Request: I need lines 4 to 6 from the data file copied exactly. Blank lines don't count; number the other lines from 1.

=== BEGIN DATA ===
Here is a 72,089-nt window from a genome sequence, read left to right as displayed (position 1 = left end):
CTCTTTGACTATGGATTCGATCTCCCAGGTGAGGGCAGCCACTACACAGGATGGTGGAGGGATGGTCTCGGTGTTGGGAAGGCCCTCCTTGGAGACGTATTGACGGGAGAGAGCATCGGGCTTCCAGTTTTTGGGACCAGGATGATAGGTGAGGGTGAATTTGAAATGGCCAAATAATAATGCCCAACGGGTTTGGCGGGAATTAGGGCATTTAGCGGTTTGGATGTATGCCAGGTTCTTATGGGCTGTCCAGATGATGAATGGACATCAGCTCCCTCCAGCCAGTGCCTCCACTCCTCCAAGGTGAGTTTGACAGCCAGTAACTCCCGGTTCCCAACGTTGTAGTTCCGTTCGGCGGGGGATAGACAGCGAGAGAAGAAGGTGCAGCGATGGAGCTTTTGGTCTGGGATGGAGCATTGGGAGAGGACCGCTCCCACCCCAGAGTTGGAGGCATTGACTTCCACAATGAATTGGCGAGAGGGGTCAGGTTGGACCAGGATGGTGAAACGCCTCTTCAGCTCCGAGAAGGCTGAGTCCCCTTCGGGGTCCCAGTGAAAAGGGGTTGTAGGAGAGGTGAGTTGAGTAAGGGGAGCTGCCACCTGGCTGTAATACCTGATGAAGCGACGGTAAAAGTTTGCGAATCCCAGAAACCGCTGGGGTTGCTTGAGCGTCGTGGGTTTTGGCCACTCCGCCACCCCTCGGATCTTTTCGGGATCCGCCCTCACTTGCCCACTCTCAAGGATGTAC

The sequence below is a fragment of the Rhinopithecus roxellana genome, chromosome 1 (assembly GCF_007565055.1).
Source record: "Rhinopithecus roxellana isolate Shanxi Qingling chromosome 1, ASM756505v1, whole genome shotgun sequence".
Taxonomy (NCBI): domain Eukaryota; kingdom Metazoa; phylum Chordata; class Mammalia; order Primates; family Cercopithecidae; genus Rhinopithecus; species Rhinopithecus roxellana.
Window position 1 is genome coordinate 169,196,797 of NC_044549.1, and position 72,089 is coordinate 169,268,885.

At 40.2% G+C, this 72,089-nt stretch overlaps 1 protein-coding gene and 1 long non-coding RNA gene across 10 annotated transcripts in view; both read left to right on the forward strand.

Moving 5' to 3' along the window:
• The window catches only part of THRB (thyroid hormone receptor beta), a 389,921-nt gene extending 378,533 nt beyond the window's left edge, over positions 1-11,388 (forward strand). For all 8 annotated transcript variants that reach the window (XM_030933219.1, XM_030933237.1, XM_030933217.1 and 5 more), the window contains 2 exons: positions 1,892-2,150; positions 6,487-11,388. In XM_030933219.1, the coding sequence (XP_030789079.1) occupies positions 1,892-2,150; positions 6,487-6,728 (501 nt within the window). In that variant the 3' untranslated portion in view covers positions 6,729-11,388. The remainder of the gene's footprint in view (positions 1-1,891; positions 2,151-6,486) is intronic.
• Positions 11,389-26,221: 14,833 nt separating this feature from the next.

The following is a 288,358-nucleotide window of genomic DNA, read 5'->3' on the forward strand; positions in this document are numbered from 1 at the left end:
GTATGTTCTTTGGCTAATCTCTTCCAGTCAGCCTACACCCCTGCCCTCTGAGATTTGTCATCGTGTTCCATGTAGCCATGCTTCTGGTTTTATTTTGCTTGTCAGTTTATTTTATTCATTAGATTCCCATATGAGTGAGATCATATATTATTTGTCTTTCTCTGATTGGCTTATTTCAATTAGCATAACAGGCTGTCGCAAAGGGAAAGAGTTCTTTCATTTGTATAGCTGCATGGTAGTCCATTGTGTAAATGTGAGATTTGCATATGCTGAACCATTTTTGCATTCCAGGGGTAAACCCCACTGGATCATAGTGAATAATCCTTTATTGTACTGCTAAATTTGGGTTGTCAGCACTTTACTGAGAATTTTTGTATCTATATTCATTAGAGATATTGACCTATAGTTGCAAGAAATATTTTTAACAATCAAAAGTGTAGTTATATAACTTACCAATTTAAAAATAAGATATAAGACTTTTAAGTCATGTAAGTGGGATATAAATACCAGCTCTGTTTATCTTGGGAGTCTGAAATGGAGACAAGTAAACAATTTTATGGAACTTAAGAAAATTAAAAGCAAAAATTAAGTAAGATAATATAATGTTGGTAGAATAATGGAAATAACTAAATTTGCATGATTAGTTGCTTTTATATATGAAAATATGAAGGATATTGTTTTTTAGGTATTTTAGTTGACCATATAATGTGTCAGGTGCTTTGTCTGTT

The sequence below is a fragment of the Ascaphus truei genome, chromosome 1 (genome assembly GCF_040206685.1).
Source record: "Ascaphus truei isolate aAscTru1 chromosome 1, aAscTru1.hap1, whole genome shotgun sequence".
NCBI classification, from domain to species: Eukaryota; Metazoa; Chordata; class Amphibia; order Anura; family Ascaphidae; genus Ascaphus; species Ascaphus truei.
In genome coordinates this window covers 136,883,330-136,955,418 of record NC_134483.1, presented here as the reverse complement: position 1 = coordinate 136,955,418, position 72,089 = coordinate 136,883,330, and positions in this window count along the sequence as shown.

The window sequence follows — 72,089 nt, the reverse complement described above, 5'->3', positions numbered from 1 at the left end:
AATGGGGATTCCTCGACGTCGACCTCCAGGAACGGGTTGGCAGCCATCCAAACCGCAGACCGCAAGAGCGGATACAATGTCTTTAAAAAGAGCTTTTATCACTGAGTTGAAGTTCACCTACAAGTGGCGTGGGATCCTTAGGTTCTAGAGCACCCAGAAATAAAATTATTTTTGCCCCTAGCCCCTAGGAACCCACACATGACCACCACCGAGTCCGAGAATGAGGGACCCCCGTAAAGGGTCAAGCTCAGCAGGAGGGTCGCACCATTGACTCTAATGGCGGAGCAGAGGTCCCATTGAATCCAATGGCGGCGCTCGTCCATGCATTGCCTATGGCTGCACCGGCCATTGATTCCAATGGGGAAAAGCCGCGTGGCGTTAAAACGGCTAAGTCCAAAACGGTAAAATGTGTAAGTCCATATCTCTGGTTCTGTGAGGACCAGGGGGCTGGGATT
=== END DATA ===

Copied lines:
Source record: "Rhinopithecus roxellana isolate Shanxi Qingling chromosome 1, ASM756505v1, whole genome shotgun sequence".
Taxonomy (NCBI): domain Eukaryota; kingdom Metazoa; phylum Chordata; class Mammalia; order Primates; family Cercopithecidae; genus Rhinopithecus; species Rhinopithecus roxellana.
Window position 1 is genome coordinate 169,196,797 of NC_044549.1, and position 72,089 is coordinate 169,268,885.